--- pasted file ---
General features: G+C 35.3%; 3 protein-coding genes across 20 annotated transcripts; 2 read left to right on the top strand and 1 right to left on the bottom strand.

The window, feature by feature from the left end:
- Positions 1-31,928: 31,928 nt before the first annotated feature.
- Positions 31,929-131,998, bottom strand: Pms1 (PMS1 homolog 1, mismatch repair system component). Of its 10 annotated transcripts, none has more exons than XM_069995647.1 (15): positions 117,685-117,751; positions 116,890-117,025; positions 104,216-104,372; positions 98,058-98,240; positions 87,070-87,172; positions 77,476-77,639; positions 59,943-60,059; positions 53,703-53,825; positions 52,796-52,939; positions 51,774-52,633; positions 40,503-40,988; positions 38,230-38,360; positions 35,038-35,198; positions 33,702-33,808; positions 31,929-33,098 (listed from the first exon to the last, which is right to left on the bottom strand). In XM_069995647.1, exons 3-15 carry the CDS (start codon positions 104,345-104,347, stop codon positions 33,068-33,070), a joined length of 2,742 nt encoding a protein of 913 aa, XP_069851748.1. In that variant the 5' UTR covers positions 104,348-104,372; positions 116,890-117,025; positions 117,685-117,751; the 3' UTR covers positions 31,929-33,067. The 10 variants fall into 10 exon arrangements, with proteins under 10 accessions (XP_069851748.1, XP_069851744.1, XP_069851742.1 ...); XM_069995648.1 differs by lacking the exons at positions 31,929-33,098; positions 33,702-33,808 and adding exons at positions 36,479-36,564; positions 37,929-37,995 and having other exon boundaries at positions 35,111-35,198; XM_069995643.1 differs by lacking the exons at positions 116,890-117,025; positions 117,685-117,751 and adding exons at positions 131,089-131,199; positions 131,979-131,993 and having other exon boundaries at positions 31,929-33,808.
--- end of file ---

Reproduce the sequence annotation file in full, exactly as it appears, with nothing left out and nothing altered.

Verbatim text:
General features: G+C 35.3%; 3 protein-coding genes across 20 annotated transcripts; 2 read left to right on the top strand and 1 right to left on the bottom strand.

The window, feature by feature from the left end:
- Positions 1-31,928: 31,928 nt before the first annotated feature.
- Positions 31,929-131,998, bottom strand: Pms1 (PMS1 homolog 1, mismatch repair system component). Of its 10 annotated transcripts, none has more exons than XM_069995647.1 (15): positions 117,685-117,751; positions 116,890-117,025; positions 104,216-104,372; positions 98,058-98,240; positions 87,070-87,172; positions 77,476-77,639; positions 59,943-60,059; positions 53,703-53,825; positions 52,796-52,939; positions 51,774-52,633; positions 40,503-40,988; positions 38,230-38,360; positions 35,038-35,198; positions 33,702-33,808; positions 31,929-33,098 (listed from the first exon to the last, which is right to left on the bottom strand). In XM_069995647.1, exons 3-15 carry the CDS (start codon positions 104,345-104,347, stop codon positions 33,068-33,070), a joined length of 2,742 nt encoding a protein of 913 aa, XP_069851748.1. In that variant the 5' UTR covers positions 104,348-104,372; positions 116,890-117,025; positions 117,685-117,751; the 3' UTR covers positions 31,929-33,067. The 10 variants fall into 10 exon arrangements, with proteins under 10 accessions (XP_069851748.1, XP_069851744.1, XP_069851742.1 ...); XM_069995648.1 differs by lacking the exons at positions 31,929-33,098; positions 33,702-33,808 and adding exons at positions 36,479-36,564; positions 37,929-37,995 and having other exon boundaries at positions 35,111-35,198; XM_069995643.1 differs by lacking the exons at positions 116,890-117,025; positions 117,685-117,751 and adding exons at positions 131,089-131,199; positions 131,979-131,993 and having other exon boundaries at positions 31,929-33,808.